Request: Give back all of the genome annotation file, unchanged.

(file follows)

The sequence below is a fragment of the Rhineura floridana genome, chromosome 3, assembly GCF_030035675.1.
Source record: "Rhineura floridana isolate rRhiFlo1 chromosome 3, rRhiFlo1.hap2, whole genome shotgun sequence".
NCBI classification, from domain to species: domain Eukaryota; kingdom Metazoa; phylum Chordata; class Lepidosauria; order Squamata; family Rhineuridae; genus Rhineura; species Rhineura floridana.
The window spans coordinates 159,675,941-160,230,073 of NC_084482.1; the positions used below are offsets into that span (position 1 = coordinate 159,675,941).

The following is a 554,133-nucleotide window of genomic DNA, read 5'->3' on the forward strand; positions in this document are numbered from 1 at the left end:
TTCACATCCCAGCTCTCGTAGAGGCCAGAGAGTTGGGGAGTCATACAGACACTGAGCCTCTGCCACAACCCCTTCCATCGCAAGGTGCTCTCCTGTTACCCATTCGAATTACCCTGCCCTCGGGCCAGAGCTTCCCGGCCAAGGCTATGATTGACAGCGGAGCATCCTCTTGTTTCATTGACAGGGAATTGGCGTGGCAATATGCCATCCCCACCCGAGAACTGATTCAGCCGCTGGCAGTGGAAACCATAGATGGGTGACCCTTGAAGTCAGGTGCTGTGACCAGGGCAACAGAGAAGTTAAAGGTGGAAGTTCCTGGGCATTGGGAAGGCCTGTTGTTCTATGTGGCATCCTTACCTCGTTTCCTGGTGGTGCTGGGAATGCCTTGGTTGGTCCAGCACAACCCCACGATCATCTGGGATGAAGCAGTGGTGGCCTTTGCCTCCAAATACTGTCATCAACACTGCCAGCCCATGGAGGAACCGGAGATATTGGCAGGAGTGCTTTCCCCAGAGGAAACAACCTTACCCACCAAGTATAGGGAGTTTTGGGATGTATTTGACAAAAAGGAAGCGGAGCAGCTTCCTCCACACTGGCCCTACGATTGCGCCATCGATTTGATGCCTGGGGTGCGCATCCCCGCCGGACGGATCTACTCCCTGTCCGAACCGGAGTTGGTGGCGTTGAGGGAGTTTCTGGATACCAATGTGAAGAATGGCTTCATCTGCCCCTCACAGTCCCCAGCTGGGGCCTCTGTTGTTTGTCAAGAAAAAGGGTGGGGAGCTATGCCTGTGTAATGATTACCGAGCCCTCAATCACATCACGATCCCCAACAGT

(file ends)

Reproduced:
The sequence below is a fragment of the Rhineura floridana genome, chromosome 3, assembly GCF_030035675.1.
Source record: "Rhineura floridana isolate rRhiFlo1 chromosome 3, rRhiFlo1.hap2, whole genome shotgun sequence".
NCBI classification, from domain to species: domain Eukaryota; kingdom Metazoa; phylum Chordata; class Lepidosauria; order Squamata; family Rhineuridae; genus Rhineura; species Rhineura floridana.
The window spans coordinates 159,675,941-160,230,073 of NC_084482.1; the positions used below are offsets into that span (position 1 = coordinate 159,675,941).

The following is a 554,133-nucleotide window of genomic DNA, read 5'->3' on the forward strand; positions in this document are numbered from 1 at the left end:
TTCACATCCCAGCTCTCGTAGAGGCCAGAGAGTTGGGGAGTCATACAGACACTGAGCCTCTGCCACAACCCCTTCCATCGCAAGGTGCTCTCCTGTTACCCATTCGAATTACCCTGCCCTCGGGCCAGAGCTTCCCGGCCAAGGCTATGATTGACAGCGGAGCATCCTCTTGTTTCATTGACAGGGAATTGGCGTGGCAATATGCCATCCCCACCCGAGAACTGATTCAGCCGCTGGCAGTGGAAACCATAGATGGGTGACCCTTGAAGTCAGGTGCTGTGACCAGGGCAACAGAGAAGTTAAAGGTGGAAGTTCCTGGGCATTGGGAAGGCCTGTTGTTCTATGTGGCATCCTTACCTCGTTTCCTGGTGGTGCTGGGAATGCCTTGGTTGGTCCAGCACAACCCCACGATCATCTGGGATGAAGCAGTGGTGGCCTTTGCCTCCAAATACTGTCATCAACACTGCCAGCCCATGGAGGAACCGGAGATATTGGCAGGAGTGCTTTCCCCAGAGGAAACAACCTTACCCACCAAGTATAGGGAGTTTTGGGATGTATTTGACAAAAAGGAAGCGGAGCAGCTTCCTCCACACTGGCCCTACGATTGCGCCATCGATTTGATGCCTGGGGTGCGCATCCCCGCCGGACGGATCTACTCCCTGTCCGAACCGGAGTTGGTGGCGTTGAGGGAGTTTCTGGATACCAATGTGAAGAATGGCTTCATCTGCCCCTCACAGTCCCCAGCTGGGGCCTCTGTTGTTTGTCAAGAAAAAGGGTGGGGAGCTATGCCTGTGTAATGATTACCGAGCCCTCAATCACATCACGATCCCCAACAGT